» Published in Food Chem Toxicol. 2005 May;43(5):765-74.

8. Atherogenic diet causes lethal ileo-ceco-colitis in cyclooxygenase-2 deficient mice.
Match Strength: 5.079

Cyclooxygenases (COX) regulate a variety of inflammatory diseases, including inflammatory bowel disease (IBD). While the pathological effects of COX-1 inhibition by NSAIDs on intestinal ulceration are well established, the role of COX-2 on intestinal inflammation remains under investigation. In this paper, we report a protective role for COX-2 against diet-mediated intestinal inflammation in mice. COX-2(-/-) mice fed an atherogenic diet or diet containing cholate, but not chow or fat alone, had a high mortality whereas COX-1(-/-) mice and wild-type mice were unaffected by the dietary changes. ... Read More »
» Published in Prostaglandins Other Lipid Mediat. 2007 Nov;84(3-4):98-107. Epub 2007 Apr 25.

9. Curcumin, the active principle of turmeric (Curcuma longa), ameliorates diabetic nephropathy in rats.
Match Strength: 5.037

Chronic hyperglycaemia in diabetes leads to the overproduction of free radicals and evidence is increasing that these contribute to the development of diabetic nephropathy. Among the spices, turmeric (Curcuma longa) is used as a flavouring and colouring agent in the indian diet every day and is known to possess anti-oxidant properties. The present study was designed to examine the effect of curcumin, a yellow pigment of turmeric, on renal function and oxidative stress in streptozotocin (STZ)-induced diabetic rats. Diabetes was induced by a single intraperitoneal injection of STZ (65 mg/kg) in ... Read More »
» Published in Clin Exp Pharmacol Physiol. 2006 Oct;33(10):940-5.

10. Repeated systemic Escherichia coli infection enhances anti-oxidant response in hypercholesterolemic mice inducing cardiovascular inflammation.
Match Strength: 4.965

It has been well established that diet high in cholesterol and saturated fatty acids could significantly elevate plasma cholesterol levels and also increase the risk of cardiovascular diseases. We hypothesize that repeated systemic Escherichia coli (E. coli) in conjunction with hypercholesterolemia, leads to development of oxidative stress that may affect the development and progression of inflammatory CVD. Swiss albino mice (4 weeks old) were randomly assigned to high cholesterol diet (HCD) or normal laboratory diet (NLD) groups. At 10 weeks of age, mice were inoculated intravenously with E. ... Read More »
» Published in Inflammation. 2009 Apr;32(2):89-98.

11. Identifying advanced glycation end products as a major source of oxidants in aging: implications for the management and/or prevention of reduced renal function in elderly persons.
Match Strength: 4.911

Aging is characterized by increasing inflammation and oxidant stress (OS). Reduced renal function was present in more than 20% of normal-aged individuals sampled in the National Health and Nutrition Examination Survey (NHANES) cross-sectional study of the US population. Longitudinal studies in the United States and Italy showed that renal function does not decline in some individuals, suggesting that a search for causes of the loss of renal function in some persons might be indicated and interventions to reduce this outcome should be sought. Because advanced glycation end products (AGEs) ... Read More »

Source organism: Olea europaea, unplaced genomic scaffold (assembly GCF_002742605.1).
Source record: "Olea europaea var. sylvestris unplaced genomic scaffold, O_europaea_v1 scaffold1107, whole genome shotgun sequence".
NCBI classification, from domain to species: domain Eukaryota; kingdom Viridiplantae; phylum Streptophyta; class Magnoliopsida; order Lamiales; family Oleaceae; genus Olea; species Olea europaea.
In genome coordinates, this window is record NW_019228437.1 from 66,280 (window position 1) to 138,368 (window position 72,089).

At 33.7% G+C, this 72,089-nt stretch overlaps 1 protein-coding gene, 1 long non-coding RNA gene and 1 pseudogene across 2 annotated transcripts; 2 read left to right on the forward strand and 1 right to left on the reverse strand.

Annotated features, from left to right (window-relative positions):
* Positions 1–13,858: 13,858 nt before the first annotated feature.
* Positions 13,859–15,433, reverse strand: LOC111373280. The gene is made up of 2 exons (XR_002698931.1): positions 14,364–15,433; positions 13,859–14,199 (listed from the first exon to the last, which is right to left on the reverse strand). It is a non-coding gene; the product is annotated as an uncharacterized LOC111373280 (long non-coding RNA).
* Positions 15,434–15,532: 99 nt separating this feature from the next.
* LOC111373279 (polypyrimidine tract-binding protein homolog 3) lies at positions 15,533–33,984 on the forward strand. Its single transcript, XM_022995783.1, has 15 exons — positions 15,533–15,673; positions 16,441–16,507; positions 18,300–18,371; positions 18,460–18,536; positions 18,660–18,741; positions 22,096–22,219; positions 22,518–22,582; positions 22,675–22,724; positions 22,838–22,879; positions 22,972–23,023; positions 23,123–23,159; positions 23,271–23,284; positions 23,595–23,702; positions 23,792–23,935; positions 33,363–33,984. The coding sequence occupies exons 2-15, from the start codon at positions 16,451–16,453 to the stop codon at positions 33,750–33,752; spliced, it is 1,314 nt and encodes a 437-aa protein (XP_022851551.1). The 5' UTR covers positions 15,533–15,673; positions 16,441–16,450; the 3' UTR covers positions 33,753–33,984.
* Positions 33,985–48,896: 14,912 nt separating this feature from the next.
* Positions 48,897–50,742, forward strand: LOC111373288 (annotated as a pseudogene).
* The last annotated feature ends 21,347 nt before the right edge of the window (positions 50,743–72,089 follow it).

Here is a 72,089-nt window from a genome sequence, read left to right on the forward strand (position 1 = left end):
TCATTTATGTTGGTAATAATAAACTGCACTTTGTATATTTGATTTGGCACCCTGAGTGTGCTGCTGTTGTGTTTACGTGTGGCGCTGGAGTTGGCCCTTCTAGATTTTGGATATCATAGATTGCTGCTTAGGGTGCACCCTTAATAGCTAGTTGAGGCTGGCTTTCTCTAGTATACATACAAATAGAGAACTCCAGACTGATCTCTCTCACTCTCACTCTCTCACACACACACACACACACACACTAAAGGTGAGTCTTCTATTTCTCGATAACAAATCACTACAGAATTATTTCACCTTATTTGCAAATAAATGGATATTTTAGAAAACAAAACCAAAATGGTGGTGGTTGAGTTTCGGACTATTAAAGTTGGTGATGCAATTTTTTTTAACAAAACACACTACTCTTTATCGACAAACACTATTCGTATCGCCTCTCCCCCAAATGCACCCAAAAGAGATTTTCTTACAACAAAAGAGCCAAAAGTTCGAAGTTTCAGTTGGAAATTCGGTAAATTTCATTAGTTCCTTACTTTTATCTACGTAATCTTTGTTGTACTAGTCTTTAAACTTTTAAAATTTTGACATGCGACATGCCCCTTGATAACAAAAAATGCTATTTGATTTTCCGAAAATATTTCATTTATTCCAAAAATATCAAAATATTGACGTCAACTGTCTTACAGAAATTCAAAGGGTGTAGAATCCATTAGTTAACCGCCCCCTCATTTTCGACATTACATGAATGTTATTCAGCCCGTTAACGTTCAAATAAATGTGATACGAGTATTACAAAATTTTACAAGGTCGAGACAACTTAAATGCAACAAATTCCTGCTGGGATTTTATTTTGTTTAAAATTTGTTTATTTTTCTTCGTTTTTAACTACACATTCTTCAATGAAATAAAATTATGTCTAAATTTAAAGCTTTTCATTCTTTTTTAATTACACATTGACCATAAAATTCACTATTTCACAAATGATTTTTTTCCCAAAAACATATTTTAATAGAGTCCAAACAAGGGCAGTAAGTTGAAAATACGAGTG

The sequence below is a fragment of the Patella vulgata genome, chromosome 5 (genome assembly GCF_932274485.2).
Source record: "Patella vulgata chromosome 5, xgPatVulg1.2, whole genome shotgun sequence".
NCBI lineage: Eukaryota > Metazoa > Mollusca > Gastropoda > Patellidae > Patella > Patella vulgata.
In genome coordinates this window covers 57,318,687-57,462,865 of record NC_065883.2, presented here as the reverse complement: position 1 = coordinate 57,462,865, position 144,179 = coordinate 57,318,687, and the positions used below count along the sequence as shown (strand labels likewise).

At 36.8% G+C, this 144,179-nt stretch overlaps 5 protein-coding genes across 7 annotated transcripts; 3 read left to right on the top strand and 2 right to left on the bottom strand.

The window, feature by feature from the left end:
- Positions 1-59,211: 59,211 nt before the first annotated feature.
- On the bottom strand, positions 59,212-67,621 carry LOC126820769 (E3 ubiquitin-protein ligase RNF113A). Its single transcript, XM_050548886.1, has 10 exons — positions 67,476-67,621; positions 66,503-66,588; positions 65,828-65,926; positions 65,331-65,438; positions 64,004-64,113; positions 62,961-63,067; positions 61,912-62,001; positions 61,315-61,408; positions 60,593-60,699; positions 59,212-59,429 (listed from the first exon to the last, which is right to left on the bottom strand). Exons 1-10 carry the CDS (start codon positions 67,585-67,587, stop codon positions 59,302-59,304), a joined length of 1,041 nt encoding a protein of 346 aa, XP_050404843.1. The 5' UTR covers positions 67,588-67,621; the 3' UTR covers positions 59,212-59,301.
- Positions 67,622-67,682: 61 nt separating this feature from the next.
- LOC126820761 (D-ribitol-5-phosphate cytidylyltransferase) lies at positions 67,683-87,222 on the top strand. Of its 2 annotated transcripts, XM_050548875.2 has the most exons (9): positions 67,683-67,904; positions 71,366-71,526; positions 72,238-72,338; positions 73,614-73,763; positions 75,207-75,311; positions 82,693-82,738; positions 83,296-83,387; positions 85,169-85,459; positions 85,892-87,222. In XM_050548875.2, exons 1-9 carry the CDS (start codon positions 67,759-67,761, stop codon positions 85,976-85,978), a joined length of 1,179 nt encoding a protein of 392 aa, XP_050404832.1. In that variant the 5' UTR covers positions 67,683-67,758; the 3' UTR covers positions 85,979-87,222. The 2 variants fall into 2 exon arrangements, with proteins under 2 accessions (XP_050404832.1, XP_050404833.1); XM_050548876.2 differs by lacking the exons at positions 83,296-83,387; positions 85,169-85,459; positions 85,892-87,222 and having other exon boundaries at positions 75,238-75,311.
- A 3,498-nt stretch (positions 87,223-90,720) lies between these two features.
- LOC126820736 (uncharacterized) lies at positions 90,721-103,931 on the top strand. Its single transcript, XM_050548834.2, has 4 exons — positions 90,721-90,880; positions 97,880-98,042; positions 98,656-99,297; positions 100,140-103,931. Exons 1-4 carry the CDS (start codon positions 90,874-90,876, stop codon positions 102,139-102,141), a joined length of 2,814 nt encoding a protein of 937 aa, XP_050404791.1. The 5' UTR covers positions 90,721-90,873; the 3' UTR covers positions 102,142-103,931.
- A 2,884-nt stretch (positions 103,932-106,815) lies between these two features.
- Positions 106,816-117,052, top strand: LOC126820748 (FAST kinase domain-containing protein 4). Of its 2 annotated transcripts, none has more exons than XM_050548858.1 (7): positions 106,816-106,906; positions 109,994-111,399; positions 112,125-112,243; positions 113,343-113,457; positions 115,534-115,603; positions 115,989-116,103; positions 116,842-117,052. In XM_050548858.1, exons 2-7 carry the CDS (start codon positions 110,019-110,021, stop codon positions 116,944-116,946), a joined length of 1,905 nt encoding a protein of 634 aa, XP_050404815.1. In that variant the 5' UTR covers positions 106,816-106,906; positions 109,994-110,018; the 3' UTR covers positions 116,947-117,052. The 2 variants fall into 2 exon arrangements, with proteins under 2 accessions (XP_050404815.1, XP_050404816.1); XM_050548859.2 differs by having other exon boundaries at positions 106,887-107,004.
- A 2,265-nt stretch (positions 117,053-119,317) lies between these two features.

» Published in Semin Nephrol. 2009 Nov;29(6):594-603.

12. Mediterranean diet and metabolic syndrome: the evidence.
Match Strength: 4.878

BACKGROUND: The Mediterranean diet has long been related to a lower cardiovascular disease risk; however, more recent evidences also indicate that it has a favourable effect on adiposity and type 2 diabetes. DESIGN: Review of the available literature in relation to Mediterranean diet and metabolic syndrome. RESULTS: Several components of Mediterranean diet patterns have been inversely related with body mass index. They are considered to be modulators of insulin resistance, can exert beneficial effects on blood pressure, improve atherogenic dyslipidemia or attenuate the inflammatory burden ... Read More »
» Published in Public Health Nutr. 2009 Sep;12(9A):1607-17.

13. p27kip1 in intestinal tumorigenesis and chemoprevention in the mouse.
Match Strength: 4.736

Targeted inactivation of p27(kip1) was sufficient for intestinal tumor formation in mice, but this was strictly a function of diet: tumors formed in p27(+/-) or p27(-/-) mice fed control AIN-76A diet and were increased by a western-style diet but did not develop in mice fed standard chow diet. When crossed with the Apc1638N(+/-) mouse, Apc(+/-),p27(+/-) or Apc(+/-),p27(-/-) mice not only formed twice as many tumors than the sum of the tumors from mutation at either locus alone, but on AIN76A diet also developed intestinal intussusception, a tumor-associated pathology in patients leading to ... Read More »
» Published in Cancer Res. 2005 Oct 15;65(20):9363-8.

14. Effect of the cannabinoid receptor-1 antagonist rimonabant on inflammation in mice with diet-induced obesity.
Match Strength: 4.698

We studied whether cannabinoid receptor (CB1) blockade with rimonabant has an anti-inflammatory effect in obese mice, and whether this effect depends on weight loss and/or diet consumption. High-fat diet (HFD)-induced obese mice were treated orally with rimonabant (HFD-R) or vehicle (HFD-V) for 4 weeks. Paired-feeding was conducted in two additional groups of obese mice to achieve either the same body weight (HFD-BW) or the same HFD intake (HFD DI) as HFD-R. All these groups of mice were maintained on HFD throughout, with mice on normal diet (ND) throughout as lean controls. Rimonabant ... Read More »